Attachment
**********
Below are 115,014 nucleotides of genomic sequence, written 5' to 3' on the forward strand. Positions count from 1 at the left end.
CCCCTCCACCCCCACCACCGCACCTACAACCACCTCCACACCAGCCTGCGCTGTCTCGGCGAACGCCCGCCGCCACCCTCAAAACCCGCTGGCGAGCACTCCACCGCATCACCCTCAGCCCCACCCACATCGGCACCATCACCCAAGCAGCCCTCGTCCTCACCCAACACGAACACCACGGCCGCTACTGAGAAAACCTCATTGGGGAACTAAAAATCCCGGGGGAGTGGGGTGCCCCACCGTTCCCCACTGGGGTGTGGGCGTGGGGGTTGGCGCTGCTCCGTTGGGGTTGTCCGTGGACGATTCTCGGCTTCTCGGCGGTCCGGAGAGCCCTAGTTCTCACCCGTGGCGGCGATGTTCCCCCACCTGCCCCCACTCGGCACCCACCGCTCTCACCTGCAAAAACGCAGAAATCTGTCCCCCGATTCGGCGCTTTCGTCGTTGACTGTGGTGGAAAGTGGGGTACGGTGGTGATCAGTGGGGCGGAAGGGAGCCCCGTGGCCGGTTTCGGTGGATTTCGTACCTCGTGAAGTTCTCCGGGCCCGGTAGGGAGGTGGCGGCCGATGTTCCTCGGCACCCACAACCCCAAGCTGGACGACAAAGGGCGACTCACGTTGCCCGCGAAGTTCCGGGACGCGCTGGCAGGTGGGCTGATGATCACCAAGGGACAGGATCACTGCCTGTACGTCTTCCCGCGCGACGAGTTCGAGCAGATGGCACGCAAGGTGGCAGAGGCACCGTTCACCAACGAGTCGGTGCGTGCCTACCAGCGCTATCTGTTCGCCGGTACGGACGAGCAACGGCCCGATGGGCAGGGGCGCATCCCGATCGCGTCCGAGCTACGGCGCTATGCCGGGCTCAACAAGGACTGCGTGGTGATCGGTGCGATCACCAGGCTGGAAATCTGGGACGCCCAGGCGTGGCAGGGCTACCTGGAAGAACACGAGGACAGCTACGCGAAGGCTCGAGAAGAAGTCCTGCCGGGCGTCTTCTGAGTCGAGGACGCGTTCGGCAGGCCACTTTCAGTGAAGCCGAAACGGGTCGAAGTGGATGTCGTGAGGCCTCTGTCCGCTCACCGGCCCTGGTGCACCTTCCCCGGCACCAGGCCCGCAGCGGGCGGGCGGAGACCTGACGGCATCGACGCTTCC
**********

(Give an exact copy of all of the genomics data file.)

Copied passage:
Below are 115,014 nucleotides of genomic sequence, written 5' to 3' on the forward strand. Positions count from 1 at the left end.
CCCCTCCACCCCCACCACCGCACCTACAACCACCTCCACACCAGCCTGCGCTGTCTCGGCGAACGCCCGCCGCCACCCTCAAAACCCGCTGGCGAGCACTCCACCGCATCACCCTCAGCCCCACCCACATCGGCACCATCACCCAAGCAGCCCTCGTCCTCACCCAACACGAACACCACGGCCGCTACTGAGAAAACCTCATTGGGGAACTAAAAATCCCGGGGGAGTGGGGTGCCCCACCGTTCCCCACTGGGGTGTGGGCGTGGGGGTTGGCGCTGCTCCGTTGGGGTTGTCCGTGGACGATTCTCGGCTTCTCGGCGGTCCGGAGAGCCCTAGTTCTCACCCGTGGCGGCGATGTTCCCCCACCTGCCCCCACTCGGCACCCACCGCTCTCACCTGCAAAAACGCAGAAATCTGTCCCCCGATTCGGCGCTTTCGTCGTTGACTGTGGTGGAAAGTGGGGTACGGTGGTGATCAGTGGGGCGGAAGGGAGCCCCGTGGCCGGTTTCGGTGGATTTCGTACCTCGTGAAGTTCTCCGGGCCCGGTAGGGAGGTGGCGGCCGATGTTCCTCGGCACCCACAACCCCAAGCTGGACGACAAAGGGCGACTCACGTTGCCCGCGAAGTTCCGGGACGCGCTGGCAGGTGGGCTGATGATCACCAAGGGACAGGATCACTGCCTGTACGTCTTCCCGCGCGACGAGTTCGAGCAGATGGCACGCAAGGTGGCAGAGGCACCGTTCACCAACGAGTCGGTGCGTGCCTACCAGCGCTATCTGTTCGCCGGTACGGACGAGCAACGGCCCGATGGGCAGGGGCGCATCCCGATCGCGTCCGAGCTACGGCGCTATGCCGGGCTCAACAAGGACTGCGTGGTGATCGGTGCGATCACCAGGCTGGAAATCTGGGACGCCCAGGCGTGGCAGGGCTACCTGGAAGAACACGAGGACAGCTACGCGAAGGCTCGAGAAGAAGTCCTGCCGGGCGTCTTCTGAGTCGAGGACGCGTTCGGCAGGCCACTTTCAGTGAAGCCGAAACGGGTCGAAGTGGATGTCGTGAGGCCTCTGTCCGCTCACCGGCCCTGGTGCACCTTCCCCGGCACCAGGCCCGCAGCGGGCGGGCGGAGACCTGACGGCATCGACGCTTCC